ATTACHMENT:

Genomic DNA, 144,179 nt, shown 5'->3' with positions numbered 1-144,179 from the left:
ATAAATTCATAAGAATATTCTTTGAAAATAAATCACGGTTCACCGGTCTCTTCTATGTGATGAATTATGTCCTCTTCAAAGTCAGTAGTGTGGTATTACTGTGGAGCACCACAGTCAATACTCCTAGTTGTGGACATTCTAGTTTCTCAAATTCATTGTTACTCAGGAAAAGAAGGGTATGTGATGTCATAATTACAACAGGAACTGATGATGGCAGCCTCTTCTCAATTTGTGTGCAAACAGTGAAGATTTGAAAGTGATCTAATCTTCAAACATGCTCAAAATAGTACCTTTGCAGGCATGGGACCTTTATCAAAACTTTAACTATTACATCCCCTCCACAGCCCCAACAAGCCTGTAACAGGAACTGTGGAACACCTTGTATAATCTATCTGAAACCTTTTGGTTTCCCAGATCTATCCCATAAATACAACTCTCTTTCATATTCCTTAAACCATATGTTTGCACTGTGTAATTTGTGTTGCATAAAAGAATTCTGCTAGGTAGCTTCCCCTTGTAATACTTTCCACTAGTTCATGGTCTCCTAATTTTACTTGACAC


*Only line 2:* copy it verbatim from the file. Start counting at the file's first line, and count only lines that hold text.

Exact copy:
ATAAATTCATAAGAATATTCTTTGAAAATAAATCACGGTTCACCGGTCTCTTCTATGTGATGAATTATGTCCTCTTCAAAGTCAGTAGTGTGGTATTACTGTGGAGCACCACAGTCAATACTCCTAGTTGTGGACATTCTAGTTTCTCAAATTCATTGTTACTCAGGAAAAGAAGGGTATGTGATGTCATAATTACAACAGGAACTGATGATGGCAGCCTCTTCTCAATTTGTGTGCAAACAGTGAAGATTTGAAAGTGATCTAATCTTCAAACATGCTCAAAATAGTACCTTTGCAGGCATGGGACCTTTATCAAAACTTTAACTATTACATCCCCTCCACAGCCCCAACAAGCCTGTAACAGGAACTGTGGAACACCTTGTATAATCTATCTGAAACCTTTTGGTTTCCCAGATCTATCCCATAAATACAACTCTCTTTCATATTCCTTAAACCATATGTTTGCACTGTGTAATTTGTGTTGCATAAAAGAATTCTGCTAGGTAGCTTCCCCTTGTAATACTTTCCACTAGTTCATGGTCTCCTAATTTTACTTGACAC